Local transgender veteran reacts to President Trump's military ban

President rolls back policy on transgender individuals serving in military

By Leigh Frillici

HOUSTON - Josphine Paulett Tittsworth is a proud veteran of the U.S. Coast Guard, serving from 1973 to 1977. She had top security clearance, she rose to the rank of petty officer second class and received a Good Conduct Metal.

But her top-secret clearance wasn't the only secret about Josephine. At the time, she was a man named Joseph Paul Tittsworth, who was serving in the military with a strong desire to be a woman.

"I wore woman's clothes under my uniform," Josephine Tittsworth said. "I wore them under my dress uniform. I painted my toenails. I'd go to work."

If anyone found out, she said she would have been booted from the military.

Pointing to her medals, Tittsworth said, "My Good Conduct Medal ... right there? I call it my never-got-caught medal."

Tittsworth is proud of her service. To her, the news of President Donald Trump's tweet banning transgender individuals from the military felt like a betrayal.

"Now, they are trying to say we are third-class citizens not capable of serving our country and protecting our country," Tittsworth said.

With three tweets, President Trump rolled back the Obama administration's policy on transgender individuals serving in the military.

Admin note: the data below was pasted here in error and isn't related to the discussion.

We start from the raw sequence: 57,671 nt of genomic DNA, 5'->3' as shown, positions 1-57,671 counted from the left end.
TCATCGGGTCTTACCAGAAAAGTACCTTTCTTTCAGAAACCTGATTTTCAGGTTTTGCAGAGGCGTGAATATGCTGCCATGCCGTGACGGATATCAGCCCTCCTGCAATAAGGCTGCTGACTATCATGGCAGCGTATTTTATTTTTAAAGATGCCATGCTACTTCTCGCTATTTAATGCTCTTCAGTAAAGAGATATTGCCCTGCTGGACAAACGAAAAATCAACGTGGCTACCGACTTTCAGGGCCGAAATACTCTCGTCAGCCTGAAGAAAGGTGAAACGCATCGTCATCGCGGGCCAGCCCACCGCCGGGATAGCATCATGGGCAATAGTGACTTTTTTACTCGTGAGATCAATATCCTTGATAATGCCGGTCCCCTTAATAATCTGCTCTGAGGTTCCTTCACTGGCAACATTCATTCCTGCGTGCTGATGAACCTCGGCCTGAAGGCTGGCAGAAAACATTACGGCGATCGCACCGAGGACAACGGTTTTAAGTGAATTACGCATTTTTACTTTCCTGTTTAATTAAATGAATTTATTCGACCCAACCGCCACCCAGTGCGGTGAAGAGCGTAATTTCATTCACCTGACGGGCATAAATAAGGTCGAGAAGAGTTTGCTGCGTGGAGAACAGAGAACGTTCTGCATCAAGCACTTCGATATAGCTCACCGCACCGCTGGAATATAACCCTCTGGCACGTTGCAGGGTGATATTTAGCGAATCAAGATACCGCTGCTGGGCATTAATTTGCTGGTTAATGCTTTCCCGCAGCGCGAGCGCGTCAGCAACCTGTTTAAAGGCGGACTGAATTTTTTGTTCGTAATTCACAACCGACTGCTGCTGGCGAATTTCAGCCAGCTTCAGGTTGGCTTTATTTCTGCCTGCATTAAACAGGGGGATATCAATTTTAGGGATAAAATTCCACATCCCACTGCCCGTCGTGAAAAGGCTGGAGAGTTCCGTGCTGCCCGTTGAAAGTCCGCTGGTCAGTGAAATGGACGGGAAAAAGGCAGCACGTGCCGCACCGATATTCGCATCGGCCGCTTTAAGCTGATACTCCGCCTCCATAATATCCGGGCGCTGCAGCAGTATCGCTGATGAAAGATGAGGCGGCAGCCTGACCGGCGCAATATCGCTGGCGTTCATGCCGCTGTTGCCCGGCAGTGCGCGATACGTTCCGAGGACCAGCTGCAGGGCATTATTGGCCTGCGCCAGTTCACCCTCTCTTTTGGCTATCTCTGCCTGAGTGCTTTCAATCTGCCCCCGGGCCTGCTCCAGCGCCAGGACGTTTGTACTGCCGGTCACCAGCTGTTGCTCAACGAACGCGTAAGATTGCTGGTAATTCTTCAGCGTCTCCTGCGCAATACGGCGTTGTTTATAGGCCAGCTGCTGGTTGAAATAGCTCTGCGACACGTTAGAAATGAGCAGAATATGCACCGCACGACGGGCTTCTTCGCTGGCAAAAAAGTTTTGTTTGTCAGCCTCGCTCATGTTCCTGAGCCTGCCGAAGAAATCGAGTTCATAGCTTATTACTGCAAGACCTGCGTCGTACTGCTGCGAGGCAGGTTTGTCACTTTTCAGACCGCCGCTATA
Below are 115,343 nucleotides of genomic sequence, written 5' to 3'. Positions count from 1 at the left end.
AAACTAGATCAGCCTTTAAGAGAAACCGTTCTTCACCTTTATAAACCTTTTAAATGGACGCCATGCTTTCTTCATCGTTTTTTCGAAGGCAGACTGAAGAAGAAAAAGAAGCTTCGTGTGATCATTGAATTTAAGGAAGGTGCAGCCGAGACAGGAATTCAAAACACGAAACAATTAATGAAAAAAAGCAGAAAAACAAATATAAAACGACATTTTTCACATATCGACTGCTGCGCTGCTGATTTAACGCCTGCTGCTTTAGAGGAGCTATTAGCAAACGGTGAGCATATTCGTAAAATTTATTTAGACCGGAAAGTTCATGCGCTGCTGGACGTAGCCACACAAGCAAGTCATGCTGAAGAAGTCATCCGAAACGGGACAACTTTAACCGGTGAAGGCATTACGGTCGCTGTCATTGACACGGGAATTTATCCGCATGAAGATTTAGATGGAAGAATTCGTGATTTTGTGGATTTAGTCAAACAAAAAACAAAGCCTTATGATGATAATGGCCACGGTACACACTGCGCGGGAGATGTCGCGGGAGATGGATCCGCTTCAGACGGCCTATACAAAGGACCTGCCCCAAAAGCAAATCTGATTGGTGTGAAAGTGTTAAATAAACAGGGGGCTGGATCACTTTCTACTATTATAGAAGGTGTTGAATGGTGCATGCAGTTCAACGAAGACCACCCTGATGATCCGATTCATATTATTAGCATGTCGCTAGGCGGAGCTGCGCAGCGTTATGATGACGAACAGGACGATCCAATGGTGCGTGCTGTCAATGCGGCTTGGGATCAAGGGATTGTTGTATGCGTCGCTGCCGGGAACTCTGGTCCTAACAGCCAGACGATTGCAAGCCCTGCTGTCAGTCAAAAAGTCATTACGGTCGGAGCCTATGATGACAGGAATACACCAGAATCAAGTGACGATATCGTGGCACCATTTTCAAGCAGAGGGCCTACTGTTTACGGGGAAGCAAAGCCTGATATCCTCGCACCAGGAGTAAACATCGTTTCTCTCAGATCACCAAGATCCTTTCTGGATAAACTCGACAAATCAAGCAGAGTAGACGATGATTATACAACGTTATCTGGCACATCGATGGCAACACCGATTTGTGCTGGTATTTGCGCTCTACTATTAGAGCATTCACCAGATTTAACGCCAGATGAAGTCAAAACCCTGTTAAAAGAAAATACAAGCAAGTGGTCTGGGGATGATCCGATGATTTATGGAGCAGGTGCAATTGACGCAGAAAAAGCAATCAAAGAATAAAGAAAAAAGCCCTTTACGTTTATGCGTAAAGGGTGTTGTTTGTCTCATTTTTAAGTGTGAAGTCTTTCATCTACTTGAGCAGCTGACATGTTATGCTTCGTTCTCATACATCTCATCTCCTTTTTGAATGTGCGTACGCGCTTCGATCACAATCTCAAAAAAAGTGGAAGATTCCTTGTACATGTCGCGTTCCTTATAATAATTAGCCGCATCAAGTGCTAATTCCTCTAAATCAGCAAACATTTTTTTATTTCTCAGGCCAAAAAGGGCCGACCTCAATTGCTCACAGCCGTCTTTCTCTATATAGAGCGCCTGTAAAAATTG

President Trump tweeted, "After consultation with my generals and military experts, please be advised that the United States government will not accept or allow transgender individuals to serve in any capacity in the U.S. military. Our military must be focused on decisive and overwhelming victory and cannot be burdened with the tremendous medical costs and disruption that transgender in the military would entail."

Harris County's Republican Party chair, Paul Simpson, supports the president's announcement.

"So he's focused, I think, rightly and sensibly, on wars and keeping the country safe," Simpson said.

While President Trump cited concerns of "tremendous medical costs," a study by the Rand Corp. suggests the health care costs of having transgender military members are relatively low, representing .04 to .13 percent increases in health care costs to the military.

Simpson thinks it's more about military costs.

"The cost was one factor he mentioned; I think the other was military readiness," Simpson said. "And that's got to be the main focus. That our troops all (over) the world -- and we live in a very dangerous world today -- feel comfortable and prepared to fight for us and the United States. That's got to be our focus, not some social experiment."

Tittsworth believes the focus should be on a person's service.

"Even though I wore women's clothes underneath my uniform, I did my duty," Tittsworth said.

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